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Brain and spinal cord

Rabies is a fatal nervous system infection that is caused by the rabies virus.

What is going on in the body? 
The rabies virus is present worldwide, but not in Australia. It can be spread to humans by many different animals. In the US, animal bites from wild animals, such as raccoons, skunks and bats, usually pass the virus on to people. In less developed countries where cats and dogs are not vaccinated against rabies, dog bites are the most common source of rabies. In Australia bat bites or scratches may transmit lyssa virus which is a close relative of the rabies virus. Signs and symptoms, prevention and treatment of lyssa virus exposure and bat bites in Australia are exactly the same as those from rabies.

The rabies virus lives in the saliva of infected animals. It is spread to another animal or a person through a bite or through licking an open wound. In rare cases, people may have breathed in the virus while visiting a heavily infected area, such as a bat cave. In some recent cases of human rabies, there has been no known contact with a bat or other potentially infected animal. This suggests that very little physical contact with an infected animal may be needed to catch the virus in some cases.

What are the signs and symptoms of the infection? 
Symptoms usually develop within weeks of acquiring the virus. However, symptoms may occur days or even years after the exposure. The symptoms of rabies mainly affect the nervous system and include:
  • anxiety
  • fever
  • headaches
  • tingling sensations in the area of the animal bite
  • confusion
  • muscle spasms
  • trouble and pain with swallowing, which may cause a fear of water
  • loss of consciousness
  • seizures, which may cause a group of muscles in the body to suddenly shake violently and uncontrollably
What are the causes and risks of the infection? 
The rabies virus causes the infection. Unless people exposed to the virus are treated promptly, death is almost certain. Treatment rarely helps after symptoms develop.

What can be done to prevent the infection? 
People should receive treatment to prevent rabies if:
  • they have been bitten by a rabid or suspected rabid animal, including bats.
  • they have had close contact with the saliva of a rabid or suspected rabid animal, including bats
  • they have been bitten by certain wild animals, including bats.
  • they have a mucous membrane or wound that has come in contact with certain wild animals, including bats.
Prevention of rabies in these cases involves two parts. First, a rabies vaccine is given. Second, a special protein solution, known as rabies-specific immunoglobulin, is given to attack the rabies virus.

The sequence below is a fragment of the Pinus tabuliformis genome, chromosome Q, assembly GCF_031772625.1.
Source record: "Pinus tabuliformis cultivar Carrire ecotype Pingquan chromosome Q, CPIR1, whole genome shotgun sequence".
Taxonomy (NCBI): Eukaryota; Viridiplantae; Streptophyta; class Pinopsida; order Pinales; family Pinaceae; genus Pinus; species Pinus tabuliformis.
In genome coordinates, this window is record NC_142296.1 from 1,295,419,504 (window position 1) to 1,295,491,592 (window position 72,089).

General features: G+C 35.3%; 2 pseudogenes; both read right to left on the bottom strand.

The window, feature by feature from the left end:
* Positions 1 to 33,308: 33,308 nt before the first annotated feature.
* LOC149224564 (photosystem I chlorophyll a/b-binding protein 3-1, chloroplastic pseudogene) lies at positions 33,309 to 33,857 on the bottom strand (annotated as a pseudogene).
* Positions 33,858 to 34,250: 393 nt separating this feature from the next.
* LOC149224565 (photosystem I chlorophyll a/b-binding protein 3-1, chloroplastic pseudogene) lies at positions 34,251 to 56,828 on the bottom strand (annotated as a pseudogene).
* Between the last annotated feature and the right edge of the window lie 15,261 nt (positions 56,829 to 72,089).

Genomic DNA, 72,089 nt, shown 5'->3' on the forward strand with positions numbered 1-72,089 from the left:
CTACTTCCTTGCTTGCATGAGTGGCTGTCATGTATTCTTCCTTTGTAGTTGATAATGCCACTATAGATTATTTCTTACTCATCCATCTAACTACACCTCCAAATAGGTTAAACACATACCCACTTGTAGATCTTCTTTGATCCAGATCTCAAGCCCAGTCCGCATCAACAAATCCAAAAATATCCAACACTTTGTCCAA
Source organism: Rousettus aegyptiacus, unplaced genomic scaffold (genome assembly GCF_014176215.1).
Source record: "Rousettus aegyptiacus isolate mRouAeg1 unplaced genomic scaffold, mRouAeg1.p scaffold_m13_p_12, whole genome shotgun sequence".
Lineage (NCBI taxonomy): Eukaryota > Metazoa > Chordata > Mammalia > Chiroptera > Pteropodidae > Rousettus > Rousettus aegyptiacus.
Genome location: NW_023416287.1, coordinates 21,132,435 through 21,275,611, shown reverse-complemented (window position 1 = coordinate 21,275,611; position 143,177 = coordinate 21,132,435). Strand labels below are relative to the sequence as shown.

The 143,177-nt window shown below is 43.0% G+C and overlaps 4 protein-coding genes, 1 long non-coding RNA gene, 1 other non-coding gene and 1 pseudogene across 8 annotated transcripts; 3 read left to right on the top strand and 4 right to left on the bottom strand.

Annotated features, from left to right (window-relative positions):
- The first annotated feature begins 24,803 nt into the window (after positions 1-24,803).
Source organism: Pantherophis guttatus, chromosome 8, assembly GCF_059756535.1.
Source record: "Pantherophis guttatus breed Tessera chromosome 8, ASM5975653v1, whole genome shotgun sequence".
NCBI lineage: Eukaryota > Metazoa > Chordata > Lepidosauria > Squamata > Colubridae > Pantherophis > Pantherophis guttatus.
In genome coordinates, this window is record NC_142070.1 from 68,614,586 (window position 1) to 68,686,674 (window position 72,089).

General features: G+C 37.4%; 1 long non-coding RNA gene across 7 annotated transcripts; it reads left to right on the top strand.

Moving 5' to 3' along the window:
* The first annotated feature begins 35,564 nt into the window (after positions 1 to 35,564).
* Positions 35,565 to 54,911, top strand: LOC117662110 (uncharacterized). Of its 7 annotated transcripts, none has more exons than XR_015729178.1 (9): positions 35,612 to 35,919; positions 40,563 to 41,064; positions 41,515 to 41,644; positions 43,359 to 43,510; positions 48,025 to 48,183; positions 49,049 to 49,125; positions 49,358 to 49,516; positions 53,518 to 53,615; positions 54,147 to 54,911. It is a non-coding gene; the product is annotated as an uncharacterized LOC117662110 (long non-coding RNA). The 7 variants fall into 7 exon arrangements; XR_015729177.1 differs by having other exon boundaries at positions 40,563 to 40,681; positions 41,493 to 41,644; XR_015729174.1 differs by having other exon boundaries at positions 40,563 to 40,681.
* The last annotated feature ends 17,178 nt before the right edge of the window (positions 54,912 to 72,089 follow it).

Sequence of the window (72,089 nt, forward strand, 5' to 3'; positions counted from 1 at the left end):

People should also vaccinate their cats and dogs to prevent indirect infection with the rabies virus.

How is the infection diagnosed? 
In order to know if a suspected animal has the virus, the animal is captured and destroyed if possible. Doctors can then examine brain tissue from the animal. To diagnose rabies in a person, a series of special tests are done. These may include tests of the skin, saliva, blood, or spinal fluid.

What are the long-term effects of the infection? 
The infection almost always causes death if not treated. Even with treatment, death may occur.

What are the risks to others? 
There is generally no risk to others. In theory, a person with rabies could transmit the infection if they bit someone else.

What are the treatments for the infection? 
There are no treatments once the infection is established. When exposure to an infected animal is suspected, rabies prevention should be started immediately. Rabies vaccine injections are given the day the person is exposed and on days 3, 7, 14, and 28 after exposure.

How is the infection monitored? 
If a person is treated before symptoms occur, they are watched carefully to make sure they don't develop rabies. Once symptoms develop, death usually occurs. Treatment can be tried in an intensive care unit, but is generally not successful.

Author: Danielle Zerr, MD
Reviewer: HealthAnswers Australia Medical Review Panel
Editor: Dr David Taylor, Chief Medical Officer HealthAnswers Australia
Last Updated: 1/10/2001
Potential conflict of interest information for reviewers available on request

This website and article is not a substitute for independent professional advice. Nothing contained in this website is intended to be used as medical advice and it is not intended to be used to diagnose, treat, cure or prevent any disease, nor should it be used for therapeutic purposes or as a substitute for your own health professional's advice.  All Health and any associated parties do not accept any liability for any injury, loss or damage incurred by use of or reliance on the information.


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